Thursday, September 19, 2013

Katie Couric and Her Pussy Politics

I finally saw Jesus. For real. He boarded the number 22 Clark Street bus at North Avenue. He wore his signature white gown and rope belt. The weather was chilly, so he wore tennis shoes instead of sandals. He had a beard but he looked much darker than the Jesus in my old catechism books. Maybe he was Puerto Rican.

And it wasn’t Halloween.

Jesus even had a cross flung back over his shoulder. It wasn’t a very big cross. It was big enough maybe to crucify a three year old. If he carried a cross as big as Jesus’ real cross on the bus, he’d bop other passengers in the head every time he turned around and the driver would have to tell him to get the hell off the bus.

Jesus stepped up and paid his fare. All heads turned. Some greeted him. “What’s happenin’, Jeeesuus?” One guy held up his hand like he was taking an oath. Jesus obliged him with a half-hearted high five. But then Jesus just sat, slumped, trying to avoid all eye contact. He looked like he had a hard day at work and just wanted to be left alone.

This was a big moment for me because I’d heard many people talk about seeing Jesus on the city bus before. And now I finally got to see him for myself. And I remembered the days, not too long ago, when cripples who couldn’t climb stairs couldn’t even get on public transit buses. And thus we were deprived of so many opportunities. We were deprived of opportunities to work and to go to school and to socialize. And most of all, we were deprived of opportunities to see all the strange characters you see when you ride big city public transit. I felt so inadequate back then when I heard people entertaining each other for hours with crazy stories that began with, “I was on the bus/train and I saw this man/woman…”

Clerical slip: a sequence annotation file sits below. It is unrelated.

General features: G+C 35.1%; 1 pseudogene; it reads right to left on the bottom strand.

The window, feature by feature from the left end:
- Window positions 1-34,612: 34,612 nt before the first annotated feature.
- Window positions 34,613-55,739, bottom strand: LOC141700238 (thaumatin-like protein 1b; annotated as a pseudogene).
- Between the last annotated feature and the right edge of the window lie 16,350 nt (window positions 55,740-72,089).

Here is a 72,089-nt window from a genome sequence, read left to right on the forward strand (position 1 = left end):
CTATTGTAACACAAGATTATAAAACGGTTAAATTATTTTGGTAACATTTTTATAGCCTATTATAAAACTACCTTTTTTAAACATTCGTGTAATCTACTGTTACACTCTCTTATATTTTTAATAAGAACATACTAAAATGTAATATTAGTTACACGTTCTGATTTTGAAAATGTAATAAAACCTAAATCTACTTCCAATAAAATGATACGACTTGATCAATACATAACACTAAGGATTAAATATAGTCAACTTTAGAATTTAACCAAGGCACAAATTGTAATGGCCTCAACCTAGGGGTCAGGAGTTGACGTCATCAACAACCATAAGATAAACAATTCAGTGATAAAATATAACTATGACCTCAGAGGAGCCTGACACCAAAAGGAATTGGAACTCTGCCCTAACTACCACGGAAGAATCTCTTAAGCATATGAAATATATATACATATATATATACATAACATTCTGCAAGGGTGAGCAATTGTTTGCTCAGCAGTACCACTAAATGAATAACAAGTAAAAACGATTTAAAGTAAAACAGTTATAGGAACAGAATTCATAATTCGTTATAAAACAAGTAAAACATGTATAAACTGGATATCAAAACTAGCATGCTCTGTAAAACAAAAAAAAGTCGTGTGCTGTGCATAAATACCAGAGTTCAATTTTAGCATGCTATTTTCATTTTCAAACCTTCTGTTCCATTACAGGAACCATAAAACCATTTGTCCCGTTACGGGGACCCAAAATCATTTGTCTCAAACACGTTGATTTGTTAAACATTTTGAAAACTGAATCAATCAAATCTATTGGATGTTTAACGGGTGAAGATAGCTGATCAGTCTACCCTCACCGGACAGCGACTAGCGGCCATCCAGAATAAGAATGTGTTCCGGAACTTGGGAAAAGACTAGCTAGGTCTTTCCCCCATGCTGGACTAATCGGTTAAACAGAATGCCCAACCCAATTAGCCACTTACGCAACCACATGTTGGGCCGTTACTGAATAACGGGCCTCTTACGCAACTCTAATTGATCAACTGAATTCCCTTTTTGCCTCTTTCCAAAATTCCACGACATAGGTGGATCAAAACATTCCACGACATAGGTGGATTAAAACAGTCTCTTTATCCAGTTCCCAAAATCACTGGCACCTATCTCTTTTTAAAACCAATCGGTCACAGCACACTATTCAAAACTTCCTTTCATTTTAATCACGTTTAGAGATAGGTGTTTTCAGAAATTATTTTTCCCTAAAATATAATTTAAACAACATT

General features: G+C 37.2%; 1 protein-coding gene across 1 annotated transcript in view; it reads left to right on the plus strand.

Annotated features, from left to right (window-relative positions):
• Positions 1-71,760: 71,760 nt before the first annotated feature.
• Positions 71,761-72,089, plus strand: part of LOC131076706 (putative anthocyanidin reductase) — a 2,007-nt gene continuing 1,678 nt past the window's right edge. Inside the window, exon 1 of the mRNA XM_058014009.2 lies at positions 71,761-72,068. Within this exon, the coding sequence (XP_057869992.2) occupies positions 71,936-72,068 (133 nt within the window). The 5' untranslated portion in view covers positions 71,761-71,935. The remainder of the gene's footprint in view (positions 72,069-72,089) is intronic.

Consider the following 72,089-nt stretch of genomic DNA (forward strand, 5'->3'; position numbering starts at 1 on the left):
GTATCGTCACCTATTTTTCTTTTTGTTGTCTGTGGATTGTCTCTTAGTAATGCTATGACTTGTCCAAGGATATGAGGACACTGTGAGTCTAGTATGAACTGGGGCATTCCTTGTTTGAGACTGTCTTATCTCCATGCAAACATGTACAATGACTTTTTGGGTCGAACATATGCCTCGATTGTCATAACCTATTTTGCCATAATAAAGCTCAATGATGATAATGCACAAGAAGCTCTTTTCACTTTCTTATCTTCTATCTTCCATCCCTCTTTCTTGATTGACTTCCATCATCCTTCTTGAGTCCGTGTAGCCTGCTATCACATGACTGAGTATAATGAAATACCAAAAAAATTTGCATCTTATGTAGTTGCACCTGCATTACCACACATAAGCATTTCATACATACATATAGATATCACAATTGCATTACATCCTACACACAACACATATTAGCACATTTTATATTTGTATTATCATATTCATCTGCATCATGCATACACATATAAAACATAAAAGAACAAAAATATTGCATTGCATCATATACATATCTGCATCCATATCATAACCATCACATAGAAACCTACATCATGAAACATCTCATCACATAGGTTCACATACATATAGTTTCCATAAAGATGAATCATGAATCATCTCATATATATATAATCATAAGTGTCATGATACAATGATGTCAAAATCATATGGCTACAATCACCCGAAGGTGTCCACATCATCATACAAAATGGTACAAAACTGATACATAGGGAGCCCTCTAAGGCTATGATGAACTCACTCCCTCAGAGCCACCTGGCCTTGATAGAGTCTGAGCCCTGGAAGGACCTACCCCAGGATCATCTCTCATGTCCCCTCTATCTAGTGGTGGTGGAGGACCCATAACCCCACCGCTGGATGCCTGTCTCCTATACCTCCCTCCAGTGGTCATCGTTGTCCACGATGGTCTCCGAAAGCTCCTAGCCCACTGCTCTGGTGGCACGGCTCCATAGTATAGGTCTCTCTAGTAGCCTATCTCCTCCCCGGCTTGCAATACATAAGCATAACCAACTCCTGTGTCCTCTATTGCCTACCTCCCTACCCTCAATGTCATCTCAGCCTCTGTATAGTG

So when I saw Jesus on the bus, I remembered those lonely days and I felt more righteous than ever about how we cripples rose up and demanded access to public transit. Because cripples deserve to fully experience like everybody else the Fellini movie that is life in the big city. We deserve to be able to tell crazy stories that begin with, “I was on the bus/train and I saw this man/woman…”

You aren't officially a resident of the big city until you have at least one story about a passenger on a bus or train who spontaneously launches into an unsolicited Samuel Beckett monologue. Here’s mine:

I was on the bus and I saw this man board at Oak Street. He looked like your average white businessman in a suit. Maybe he was a banker. He paid his fare. He pleasantly wished the driver “good afternoon." He sat down in front of me. And then, loudly addressing the empty seat across from him, he said, “Fuuuuuck you! You are not getting all of my possessions! Not you or my mother! So fuck you and fuck Katie Couric in New York, her and her pussy politics!”

And he went on and on about Katie Couric’s pussy politics. And there was a woman in back who must not have lived in the big city long because she didn’t know that the first rule of survival when encountering a Beckett character on public transit is to try to ignore them at all costs. She asked the guy to please be quiet. And he responded, “Fuuuuuuuuck you! You don’t tell me what to do, you and your pussy politics!”

And he went on and on until we reached his stop. Then he stood and pleasantly wished the driver a “good afternoon” and he got off the bus.

On big city public transit, every day is Halloween.